Was there any preliminary objection? When and where were the meetings held? Who attended? Was there a vote? Where are the minutes of the meetings? Or was the decision unilaterally taken by His Royal Majesty, Etinyin Etim Okon Edet (who is the paramount ruler of that local government area and the chairman of the Cross River State traditional rulers council) and his council?

What happens to the people residing in the part of Bakassi the people are reportedly willing to cede to the State? With the lingering displacement crisis of the returnees occasioned by the ceding of the Peninsula to Cameroon, will this not further subject the people to want in body, mind and soul? It will take about three years for construction to be completed.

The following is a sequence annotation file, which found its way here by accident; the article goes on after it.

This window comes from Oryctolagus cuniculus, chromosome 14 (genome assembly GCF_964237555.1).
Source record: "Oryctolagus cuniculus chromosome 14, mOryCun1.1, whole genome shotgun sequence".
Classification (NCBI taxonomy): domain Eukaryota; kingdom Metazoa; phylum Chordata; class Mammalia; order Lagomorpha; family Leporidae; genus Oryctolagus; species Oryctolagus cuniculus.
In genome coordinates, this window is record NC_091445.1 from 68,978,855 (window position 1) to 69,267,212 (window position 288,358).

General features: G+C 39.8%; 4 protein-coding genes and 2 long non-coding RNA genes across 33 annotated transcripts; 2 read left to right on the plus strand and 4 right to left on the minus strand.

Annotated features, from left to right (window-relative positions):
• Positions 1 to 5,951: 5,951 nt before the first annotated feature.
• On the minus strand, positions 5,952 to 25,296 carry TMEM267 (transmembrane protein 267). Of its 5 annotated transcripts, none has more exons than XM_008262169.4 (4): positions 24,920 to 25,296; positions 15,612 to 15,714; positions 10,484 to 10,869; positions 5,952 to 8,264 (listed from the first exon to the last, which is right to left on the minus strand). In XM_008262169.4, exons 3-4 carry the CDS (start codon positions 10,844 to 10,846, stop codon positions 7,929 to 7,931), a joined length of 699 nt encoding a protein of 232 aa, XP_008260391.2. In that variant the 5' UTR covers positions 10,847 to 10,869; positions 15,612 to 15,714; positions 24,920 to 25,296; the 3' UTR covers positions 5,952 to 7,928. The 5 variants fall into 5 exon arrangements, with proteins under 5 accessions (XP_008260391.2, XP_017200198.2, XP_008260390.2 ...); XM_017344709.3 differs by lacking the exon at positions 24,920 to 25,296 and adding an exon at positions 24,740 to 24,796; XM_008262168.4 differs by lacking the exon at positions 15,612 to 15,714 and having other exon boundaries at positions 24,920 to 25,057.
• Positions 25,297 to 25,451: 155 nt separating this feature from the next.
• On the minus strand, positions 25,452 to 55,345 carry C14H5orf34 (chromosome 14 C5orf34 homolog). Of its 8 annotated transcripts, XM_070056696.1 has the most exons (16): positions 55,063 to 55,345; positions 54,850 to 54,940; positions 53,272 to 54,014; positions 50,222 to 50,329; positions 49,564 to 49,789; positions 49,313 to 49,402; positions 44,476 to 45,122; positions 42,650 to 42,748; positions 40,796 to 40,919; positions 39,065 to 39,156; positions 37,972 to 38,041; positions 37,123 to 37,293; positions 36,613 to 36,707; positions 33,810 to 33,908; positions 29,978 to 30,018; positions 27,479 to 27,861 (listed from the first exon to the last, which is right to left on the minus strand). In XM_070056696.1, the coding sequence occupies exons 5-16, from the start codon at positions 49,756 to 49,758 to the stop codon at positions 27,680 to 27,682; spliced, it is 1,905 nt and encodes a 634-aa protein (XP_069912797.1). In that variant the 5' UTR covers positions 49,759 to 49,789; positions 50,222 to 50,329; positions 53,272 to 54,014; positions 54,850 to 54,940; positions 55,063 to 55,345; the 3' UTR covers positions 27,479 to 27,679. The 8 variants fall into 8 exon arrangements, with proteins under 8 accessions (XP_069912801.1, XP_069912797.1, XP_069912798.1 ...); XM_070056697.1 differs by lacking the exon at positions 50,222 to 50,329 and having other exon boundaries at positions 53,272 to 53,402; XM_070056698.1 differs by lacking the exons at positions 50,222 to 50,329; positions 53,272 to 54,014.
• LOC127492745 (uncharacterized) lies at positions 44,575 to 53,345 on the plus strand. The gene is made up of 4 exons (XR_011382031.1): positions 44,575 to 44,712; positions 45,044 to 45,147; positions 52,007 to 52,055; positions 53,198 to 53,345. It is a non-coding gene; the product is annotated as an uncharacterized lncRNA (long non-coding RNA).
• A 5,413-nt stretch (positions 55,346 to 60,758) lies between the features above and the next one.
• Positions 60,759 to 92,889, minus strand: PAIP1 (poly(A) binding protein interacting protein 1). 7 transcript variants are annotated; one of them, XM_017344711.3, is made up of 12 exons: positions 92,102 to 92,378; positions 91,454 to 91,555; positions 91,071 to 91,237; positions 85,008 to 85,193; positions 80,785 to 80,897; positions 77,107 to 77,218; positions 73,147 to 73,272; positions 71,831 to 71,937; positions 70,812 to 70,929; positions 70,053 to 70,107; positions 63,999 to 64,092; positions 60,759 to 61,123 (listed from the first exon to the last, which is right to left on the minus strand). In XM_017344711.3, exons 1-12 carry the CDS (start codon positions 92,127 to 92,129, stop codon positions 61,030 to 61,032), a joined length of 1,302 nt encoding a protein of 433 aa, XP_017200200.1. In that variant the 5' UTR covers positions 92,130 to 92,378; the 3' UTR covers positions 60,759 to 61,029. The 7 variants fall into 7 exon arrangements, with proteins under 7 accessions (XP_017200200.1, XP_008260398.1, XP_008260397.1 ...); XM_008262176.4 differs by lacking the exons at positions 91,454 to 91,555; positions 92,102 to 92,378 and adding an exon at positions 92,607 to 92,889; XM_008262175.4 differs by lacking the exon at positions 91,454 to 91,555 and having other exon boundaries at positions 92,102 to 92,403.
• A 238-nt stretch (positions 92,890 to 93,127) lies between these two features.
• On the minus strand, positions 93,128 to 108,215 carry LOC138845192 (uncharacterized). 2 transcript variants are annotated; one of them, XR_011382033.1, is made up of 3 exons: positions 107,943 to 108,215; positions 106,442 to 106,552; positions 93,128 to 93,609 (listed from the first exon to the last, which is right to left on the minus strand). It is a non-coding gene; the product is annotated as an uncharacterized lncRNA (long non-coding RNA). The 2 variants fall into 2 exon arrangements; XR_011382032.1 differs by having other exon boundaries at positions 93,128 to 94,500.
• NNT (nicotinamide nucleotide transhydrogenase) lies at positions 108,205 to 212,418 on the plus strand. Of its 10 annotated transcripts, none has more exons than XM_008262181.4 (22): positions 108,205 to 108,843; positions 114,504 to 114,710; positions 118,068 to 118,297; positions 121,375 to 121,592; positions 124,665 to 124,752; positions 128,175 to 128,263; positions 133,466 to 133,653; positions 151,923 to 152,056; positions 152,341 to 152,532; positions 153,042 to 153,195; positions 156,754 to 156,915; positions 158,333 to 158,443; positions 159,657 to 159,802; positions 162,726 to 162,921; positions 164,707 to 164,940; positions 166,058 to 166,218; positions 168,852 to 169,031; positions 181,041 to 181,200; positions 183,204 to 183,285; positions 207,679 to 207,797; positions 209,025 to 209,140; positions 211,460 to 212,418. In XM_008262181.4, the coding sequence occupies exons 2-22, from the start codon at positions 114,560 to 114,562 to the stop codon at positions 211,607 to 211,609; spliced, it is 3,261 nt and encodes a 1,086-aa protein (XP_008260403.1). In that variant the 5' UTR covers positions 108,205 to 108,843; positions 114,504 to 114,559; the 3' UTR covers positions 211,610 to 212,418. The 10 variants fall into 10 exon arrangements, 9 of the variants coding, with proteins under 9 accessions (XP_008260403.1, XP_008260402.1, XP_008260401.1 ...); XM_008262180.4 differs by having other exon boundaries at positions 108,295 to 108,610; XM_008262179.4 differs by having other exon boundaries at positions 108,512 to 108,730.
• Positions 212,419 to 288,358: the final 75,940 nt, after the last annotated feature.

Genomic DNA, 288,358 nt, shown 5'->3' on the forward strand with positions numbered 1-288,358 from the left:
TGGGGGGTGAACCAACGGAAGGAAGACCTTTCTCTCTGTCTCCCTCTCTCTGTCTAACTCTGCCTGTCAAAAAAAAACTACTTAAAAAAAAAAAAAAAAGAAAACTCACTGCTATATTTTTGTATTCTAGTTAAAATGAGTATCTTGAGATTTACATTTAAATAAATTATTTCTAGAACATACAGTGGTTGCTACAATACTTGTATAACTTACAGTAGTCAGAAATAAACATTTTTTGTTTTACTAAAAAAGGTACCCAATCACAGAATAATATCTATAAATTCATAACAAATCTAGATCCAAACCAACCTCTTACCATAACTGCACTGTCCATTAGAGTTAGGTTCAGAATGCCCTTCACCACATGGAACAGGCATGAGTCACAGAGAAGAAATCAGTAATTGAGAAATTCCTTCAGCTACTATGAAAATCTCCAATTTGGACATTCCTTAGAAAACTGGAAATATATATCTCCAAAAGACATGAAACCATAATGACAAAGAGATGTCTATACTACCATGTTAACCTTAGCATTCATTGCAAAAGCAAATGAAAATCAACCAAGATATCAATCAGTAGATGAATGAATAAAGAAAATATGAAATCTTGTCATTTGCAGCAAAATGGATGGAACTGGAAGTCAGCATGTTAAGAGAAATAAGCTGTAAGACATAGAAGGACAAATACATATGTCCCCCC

Besides, why 36,000 hectares? The Lekki deep seaport project in Lagos State which began in December 2017 and is expected to be delivered in 2020 and costs 1.5 billion dollars will be sited on just 90 hectares of land. That is 0.25 percent of the land mass the Cross River State government received as a 'donation.' 

Want to know more? Using the Lekki deep seaport which is a multipurpose deep seaport projected to have a nine kilometer long and 19 meter deep navigation channel;  a 600 meter wide turning basin which will allow vessels to approach or leave the port; a 1,500 meter breakwater structure; a 300 meter secondary breakwater structure for safe handling of vessels; a six kilometer long and 14.5 meter deep approach channel, quay wall, cargo handling cranes; three 19 meter deep liquid jetties as example, this means the size of land to be utilized by the Cross River State government can build 400 of the Lekki deep seaports.